Patrick: The next part was interesting. We looked at a range of iconic American symbols and the way they contrasted with Nazi iconography. There’s a really interesting relationship there between eagles, colours, statues – it’s quite unsettling to see how the Nazis polluted these symbols with such an amoral legacy. We tried to walk a fine line of evoking these visual relationships in a way that was emotional but also respectful of grand icons like Lady Liberty or Mount Rushmore. The projected imagery was based on stock, but heavily manipulated to fit the compositions. The most important thing to me is the relationship between the elements, and the team worked hard to recreate historic footage in precise configurations to hit our design targets.
The map at the center of the sequence mixes topography and topology – it establishes the setting as well as the events that created the universe of the series. What inspired this approach and what challenges did it pose?
Patrick: For the map, we tried to keep things simple. The image of the US cleaved in two is pretty powerful by itself, and we wanted to give the audience a chance to absorb that before moving into more provocative imagery.
Patrick: Next, on Mount Rushmore, we tried to get the paratroopers to look like tears rolling down the faces of the presidents, as if they’re mourning for what could have been – our reality. But in their world, the great American dream has been hijacked and destroyed.
Patrick: The eagle is probably my favourite frame, the beautiful organic shapes of the grand American creature, cut into geometric slices by the oppressive graphic slashes of the Nazi symbol, was our way of visually expressing the violence, tragedy, and disruption of the invasion.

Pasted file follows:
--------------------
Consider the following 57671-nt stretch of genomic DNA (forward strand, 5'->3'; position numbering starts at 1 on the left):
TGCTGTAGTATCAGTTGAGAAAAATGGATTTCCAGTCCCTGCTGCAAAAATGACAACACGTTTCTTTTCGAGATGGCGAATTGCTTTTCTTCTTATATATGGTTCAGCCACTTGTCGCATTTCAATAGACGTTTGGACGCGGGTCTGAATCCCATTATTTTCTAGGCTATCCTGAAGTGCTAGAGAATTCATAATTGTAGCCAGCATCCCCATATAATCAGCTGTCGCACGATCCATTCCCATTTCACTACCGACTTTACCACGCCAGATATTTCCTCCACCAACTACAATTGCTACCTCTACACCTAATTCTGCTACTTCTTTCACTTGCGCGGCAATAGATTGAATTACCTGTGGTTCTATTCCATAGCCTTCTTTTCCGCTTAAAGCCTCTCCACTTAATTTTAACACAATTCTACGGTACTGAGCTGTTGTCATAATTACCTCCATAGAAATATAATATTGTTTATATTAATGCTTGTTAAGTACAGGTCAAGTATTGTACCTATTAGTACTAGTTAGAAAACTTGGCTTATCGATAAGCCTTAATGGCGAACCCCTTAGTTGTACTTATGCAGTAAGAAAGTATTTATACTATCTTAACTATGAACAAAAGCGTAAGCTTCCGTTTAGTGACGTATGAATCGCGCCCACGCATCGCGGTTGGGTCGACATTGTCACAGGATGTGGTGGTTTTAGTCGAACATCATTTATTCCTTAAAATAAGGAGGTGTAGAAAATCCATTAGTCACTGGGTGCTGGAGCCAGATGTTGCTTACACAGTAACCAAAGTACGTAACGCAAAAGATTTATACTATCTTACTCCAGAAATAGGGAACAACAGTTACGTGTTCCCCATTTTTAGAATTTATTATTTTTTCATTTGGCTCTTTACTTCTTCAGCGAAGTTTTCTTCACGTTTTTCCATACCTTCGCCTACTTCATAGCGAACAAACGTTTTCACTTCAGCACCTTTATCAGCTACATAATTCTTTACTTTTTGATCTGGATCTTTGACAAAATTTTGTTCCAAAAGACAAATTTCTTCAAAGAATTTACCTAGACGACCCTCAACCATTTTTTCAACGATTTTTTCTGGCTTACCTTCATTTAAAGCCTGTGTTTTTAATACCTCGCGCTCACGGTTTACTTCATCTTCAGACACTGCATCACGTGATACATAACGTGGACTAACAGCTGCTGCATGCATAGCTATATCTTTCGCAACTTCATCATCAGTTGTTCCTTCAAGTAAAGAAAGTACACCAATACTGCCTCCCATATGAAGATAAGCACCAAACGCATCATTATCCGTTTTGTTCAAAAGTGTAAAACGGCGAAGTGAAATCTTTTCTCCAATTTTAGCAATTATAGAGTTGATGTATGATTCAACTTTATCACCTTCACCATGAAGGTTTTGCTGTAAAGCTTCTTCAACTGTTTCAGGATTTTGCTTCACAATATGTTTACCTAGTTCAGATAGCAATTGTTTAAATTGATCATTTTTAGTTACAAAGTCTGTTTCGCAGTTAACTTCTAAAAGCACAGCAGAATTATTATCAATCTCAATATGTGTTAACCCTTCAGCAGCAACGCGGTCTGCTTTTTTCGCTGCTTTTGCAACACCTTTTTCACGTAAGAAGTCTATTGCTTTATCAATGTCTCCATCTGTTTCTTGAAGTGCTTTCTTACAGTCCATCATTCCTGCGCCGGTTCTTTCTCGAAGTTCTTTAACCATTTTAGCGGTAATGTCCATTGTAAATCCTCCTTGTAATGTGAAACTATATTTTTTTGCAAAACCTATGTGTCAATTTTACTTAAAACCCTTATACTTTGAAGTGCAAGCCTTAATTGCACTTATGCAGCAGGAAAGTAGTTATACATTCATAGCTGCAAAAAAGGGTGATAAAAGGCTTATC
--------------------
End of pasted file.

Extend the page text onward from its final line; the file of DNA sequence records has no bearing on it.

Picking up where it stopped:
Mount Rushmore and the Statue of Liberty are two of the most recognizable monuments in the world, but what was the basis for the woman on the horse?
Patrick: The final statue is nonspecific, but it was designed to evoke Joan of Arc. This story is really about a tough, resourceful female revolutionary faced with overwhelming opposing choices. The horse-rider is trapped between images of east and west USA, a symbol for her choices in the story between sides of the battle, companions, and the country's future.
Let’s talk about the main title theme, “Edelweiss.” It's not what most viewers might expect, but it creates an eerie contrast with the visuals. At what point in the process did you know that this was going to be the song?
Patrick: Early in the process, Scott Free suggested the “Edelweiss” track, which we loved. Oftentimes, it’s tempting to go large on a soundtrack. I just loved how sparse and quiet this track is. It’s emotional because you know the tune, but unsettling for its hauntingly sparse recreation.
Who did you work with on this title sequence and how big was the production team?
Patrick: We created the sequence with a moderately-sized team at Elastic, many of the same designers and animators that I work with across my projects: Paul Kim, Raoul Marks, Kevin Heo, Sam Cividanis.
The amazingly talented Jose Limon, also from our Daredevil team, sculpted many of the models you see – he has a great touch for organic shapes and the human form.
Raoul lead the animation, primarily working in Cinema 4D with some Maya and ZBrush artists in support.
The indomitable Jamie McBriety produced the project, with EP Jennifer Sofio Hall overseeing us.
View the credits for this sequence